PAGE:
Turkey banned the sale of energy drinks with more than 150 milligrams of caffeine per liter, a notice published in the Official Gazette said Wednesday. The ban was first introduced by the Agriculture Ministry in 2002 because of health concerns about high caffeine levels and had been expected to go into effect in January of 2007, giving firms time to comply with the new requirements.
NTV television said the ban went into effect nearly nine months early as a result of government negotiations with major energy drink producer Red Bull, which changed its production formula to comply with rules in Turkey and wanted to pre-empt new competitors.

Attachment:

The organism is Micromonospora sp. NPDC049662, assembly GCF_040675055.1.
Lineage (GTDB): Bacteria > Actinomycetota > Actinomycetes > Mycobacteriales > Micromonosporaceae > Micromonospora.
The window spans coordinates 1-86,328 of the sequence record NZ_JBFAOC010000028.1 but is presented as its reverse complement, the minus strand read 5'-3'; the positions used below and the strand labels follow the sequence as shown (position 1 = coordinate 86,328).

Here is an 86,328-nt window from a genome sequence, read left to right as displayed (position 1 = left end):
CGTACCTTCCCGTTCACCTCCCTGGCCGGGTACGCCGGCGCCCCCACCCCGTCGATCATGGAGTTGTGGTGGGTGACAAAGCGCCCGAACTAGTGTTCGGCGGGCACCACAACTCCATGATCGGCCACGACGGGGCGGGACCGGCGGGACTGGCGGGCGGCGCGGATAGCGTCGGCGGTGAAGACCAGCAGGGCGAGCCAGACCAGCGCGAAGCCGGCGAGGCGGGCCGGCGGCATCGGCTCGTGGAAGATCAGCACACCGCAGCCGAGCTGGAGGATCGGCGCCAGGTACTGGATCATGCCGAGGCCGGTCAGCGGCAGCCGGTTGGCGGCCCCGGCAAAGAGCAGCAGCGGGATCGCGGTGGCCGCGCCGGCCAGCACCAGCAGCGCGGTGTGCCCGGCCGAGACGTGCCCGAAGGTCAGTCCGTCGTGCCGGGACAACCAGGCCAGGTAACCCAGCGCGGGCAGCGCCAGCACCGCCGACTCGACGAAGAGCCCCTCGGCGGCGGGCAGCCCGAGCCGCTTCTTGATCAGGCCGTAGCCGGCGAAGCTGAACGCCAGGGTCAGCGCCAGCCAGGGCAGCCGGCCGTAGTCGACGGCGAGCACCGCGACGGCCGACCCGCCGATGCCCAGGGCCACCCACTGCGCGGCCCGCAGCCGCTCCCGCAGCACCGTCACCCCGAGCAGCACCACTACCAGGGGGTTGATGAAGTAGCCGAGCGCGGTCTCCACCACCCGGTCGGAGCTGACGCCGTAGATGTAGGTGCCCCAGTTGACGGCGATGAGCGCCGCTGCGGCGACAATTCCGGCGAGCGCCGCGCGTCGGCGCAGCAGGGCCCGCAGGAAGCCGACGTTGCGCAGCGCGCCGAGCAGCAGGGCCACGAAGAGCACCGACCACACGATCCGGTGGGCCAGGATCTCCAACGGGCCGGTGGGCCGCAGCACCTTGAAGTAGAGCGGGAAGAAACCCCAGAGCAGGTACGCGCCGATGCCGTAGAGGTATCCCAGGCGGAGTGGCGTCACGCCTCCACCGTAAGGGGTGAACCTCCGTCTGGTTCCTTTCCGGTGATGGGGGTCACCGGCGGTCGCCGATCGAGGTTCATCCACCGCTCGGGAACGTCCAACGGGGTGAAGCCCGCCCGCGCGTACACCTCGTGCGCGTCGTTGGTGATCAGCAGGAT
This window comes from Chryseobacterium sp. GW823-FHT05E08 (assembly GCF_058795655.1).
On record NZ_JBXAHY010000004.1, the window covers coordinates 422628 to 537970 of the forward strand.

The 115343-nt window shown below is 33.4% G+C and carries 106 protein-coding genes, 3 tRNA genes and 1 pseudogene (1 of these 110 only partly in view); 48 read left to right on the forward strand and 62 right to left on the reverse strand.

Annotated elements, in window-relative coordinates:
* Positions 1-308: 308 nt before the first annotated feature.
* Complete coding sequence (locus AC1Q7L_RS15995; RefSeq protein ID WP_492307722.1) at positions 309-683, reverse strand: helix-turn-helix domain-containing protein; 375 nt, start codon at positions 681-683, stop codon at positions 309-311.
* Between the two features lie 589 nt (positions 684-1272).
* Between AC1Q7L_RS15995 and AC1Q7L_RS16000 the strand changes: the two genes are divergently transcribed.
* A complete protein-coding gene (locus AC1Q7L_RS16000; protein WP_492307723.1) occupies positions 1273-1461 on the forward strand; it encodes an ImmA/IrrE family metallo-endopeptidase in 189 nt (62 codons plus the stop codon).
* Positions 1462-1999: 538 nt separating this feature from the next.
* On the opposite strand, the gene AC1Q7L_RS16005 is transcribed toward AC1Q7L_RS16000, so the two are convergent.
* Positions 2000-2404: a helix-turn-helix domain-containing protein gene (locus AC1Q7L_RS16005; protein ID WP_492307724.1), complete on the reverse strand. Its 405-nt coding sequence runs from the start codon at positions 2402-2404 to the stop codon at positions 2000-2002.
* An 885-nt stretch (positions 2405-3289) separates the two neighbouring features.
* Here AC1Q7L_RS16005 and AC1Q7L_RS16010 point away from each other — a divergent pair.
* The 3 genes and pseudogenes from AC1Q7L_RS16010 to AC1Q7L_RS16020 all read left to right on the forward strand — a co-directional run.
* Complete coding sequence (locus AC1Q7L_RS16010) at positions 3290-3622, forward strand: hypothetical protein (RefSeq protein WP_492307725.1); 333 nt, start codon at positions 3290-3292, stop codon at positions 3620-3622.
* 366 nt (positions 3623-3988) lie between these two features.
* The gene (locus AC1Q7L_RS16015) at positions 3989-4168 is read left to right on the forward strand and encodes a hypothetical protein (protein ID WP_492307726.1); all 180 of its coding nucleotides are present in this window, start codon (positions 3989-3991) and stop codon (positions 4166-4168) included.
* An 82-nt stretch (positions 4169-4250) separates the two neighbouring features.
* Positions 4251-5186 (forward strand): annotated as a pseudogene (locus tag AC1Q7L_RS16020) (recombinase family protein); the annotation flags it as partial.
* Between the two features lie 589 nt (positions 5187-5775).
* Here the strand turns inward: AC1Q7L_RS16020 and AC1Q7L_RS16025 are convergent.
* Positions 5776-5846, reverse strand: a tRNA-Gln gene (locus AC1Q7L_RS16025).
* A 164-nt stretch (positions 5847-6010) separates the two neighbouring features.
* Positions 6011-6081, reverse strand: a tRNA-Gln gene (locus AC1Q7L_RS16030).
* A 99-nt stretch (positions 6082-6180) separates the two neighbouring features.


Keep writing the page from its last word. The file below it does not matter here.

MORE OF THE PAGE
Red Bull normally contains about 330 milligrams of caffeine per liter. The Austria-based company sponsors parties and events across Turkey , and its energy drinks are sold at stores and are popular at bars here. A 2002 European Union directive requires beverages with more than 150 milligrams of caffeine per liter except tea and coffee to carry a "high caffeine content" label, according to beveragedaily, an online beverage industry publication, reports the AP.
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